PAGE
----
8 April 2011
Yesterday marked the end of what could be called 'the phoney war'. The deadline for nominations to Somerton Town Council passed at midday on Monday April 4th. Yesterday, Thursday April 7th saw publication of the final list of candidates and Somerton now knows that, sadly, it won't be having an election.
Anyone who has checked here will already know that I decided to stand as a candidate and when the list of nominations was published on Monday there were a total of 16 candidates for 15 seats on the Council. That meant that, on Monday, there was going to be an election.
However, the process offers a window of opportunity where candidates can reconsider and, if they wish, withdraw their candidacy. When the final list was published on Thursday, three candidates had decided to withdraw leaving only 13 candidates for 15 seats hence no election.
But Somerton isn't alone because the figures published by SSDC show that 77% of SSDC's town and parish councils are in the same situation without enough candidates to cause an election. What does that statistic say about the ground floor of our democracy? I'd suggest that it indicates widespread disinterest or disaffection which, if true, is one of my own central concerns about our limited democratic process.
If our society is so disengaged at this most basic of levels in our democratic process, what can we expect of national government? The political parties know how things work and they know that disinterest is widespread so what do they do about it? Nothing. For people with no interest in the wider population, and in that group I lump most politicians and parties, it does not serve their specific interest to encourage engagement. They are quite happy to be left alone to pursue their own specific agendas.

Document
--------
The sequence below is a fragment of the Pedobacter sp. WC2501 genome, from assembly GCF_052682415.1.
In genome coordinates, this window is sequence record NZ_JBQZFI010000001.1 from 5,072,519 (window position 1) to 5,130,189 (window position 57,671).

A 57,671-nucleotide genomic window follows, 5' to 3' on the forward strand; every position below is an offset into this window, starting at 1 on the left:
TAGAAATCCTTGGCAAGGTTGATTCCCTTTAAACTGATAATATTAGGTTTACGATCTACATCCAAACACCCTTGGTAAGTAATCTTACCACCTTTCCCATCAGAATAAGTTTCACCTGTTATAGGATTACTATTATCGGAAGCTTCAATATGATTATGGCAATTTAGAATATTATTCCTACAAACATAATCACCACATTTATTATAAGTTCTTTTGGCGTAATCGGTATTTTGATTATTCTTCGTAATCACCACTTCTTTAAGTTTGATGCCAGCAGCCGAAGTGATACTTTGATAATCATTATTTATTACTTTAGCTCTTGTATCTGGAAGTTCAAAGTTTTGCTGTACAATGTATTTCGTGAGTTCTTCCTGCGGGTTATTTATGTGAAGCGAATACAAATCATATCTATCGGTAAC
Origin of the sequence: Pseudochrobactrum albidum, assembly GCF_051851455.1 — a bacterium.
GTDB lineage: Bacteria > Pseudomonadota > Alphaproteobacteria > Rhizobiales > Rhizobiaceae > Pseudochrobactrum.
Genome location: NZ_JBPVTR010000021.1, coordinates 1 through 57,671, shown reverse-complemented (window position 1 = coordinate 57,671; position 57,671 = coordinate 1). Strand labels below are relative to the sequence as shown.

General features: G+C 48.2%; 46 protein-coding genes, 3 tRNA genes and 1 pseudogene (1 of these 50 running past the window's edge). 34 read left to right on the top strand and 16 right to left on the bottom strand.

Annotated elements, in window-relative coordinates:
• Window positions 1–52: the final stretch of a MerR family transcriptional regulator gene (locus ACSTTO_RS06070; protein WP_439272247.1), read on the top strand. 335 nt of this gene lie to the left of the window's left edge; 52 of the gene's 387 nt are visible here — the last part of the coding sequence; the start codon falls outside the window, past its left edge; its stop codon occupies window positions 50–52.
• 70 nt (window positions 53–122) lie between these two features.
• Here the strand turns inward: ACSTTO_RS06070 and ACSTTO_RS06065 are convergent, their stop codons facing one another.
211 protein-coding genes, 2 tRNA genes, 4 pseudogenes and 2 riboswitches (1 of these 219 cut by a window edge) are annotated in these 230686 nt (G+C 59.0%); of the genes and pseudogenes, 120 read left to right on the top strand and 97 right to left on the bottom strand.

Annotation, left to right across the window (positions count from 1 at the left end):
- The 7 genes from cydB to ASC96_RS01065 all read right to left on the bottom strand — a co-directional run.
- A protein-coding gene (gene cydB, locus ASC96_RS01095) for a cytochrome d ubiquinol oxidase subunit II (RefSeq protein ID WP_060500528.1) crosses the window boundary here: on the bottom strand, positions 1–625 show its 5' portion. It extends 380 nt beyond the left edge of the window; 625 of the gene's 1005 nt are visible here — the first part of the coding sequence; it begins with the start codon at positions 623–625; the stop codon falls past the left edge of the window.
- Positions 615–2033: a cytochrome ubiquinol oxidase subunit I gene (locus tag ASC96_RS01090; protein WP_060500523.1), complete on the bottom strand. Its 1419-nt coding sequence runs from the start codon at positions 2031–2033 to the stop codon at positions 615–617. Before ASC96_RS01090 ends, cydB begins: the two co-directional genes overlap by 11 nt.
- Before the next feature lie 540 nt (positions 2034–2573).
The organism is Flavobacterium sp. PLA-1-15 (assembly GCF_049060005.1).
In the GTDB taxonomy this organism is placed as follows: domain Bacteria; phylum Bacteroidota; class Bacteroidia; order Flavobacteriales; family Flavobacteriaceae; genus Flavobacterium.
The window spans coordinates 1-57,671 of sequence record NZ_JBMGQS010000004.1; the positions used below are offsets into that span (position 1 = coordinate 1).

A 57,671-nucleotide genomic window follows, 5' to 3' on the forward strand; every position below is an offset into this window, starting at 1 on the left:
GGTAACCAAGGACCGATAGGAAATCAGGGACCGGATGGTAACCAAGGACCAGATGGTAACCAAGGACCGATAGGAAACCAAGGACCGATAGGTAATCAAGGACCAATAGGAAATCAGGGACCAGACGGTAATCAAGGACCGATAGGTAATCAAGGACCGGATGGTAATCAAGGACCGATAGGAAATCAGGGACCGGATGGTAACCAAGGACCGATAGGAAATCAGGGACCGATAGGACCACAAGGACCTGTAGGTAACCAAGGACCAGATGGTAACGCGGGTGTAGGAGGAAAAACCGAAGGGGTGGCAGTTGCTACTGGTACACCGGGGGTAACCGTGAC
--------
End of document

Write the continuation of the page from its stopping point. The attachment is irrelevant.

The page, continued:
In a place like Somerton, a town council can do a lot to set a standard for the conduct of public affairs and the January Council ushered in an era of transparency in its activities, a transparency that Somerton hadn't seen for a decade, maybe more. I'd like to be part of an effort to deliver more transparency in the Council's affairs and also to promote more community involvement in the work of the Council.
Somerton Town Council is, in my view, Somerton's Town Council. Somerton's community needs to rediscover a sense of ownership of the council and I would like to be party to that process.
Till next time, I'm still Niall Connolly
Posted by niall connolly at 14:53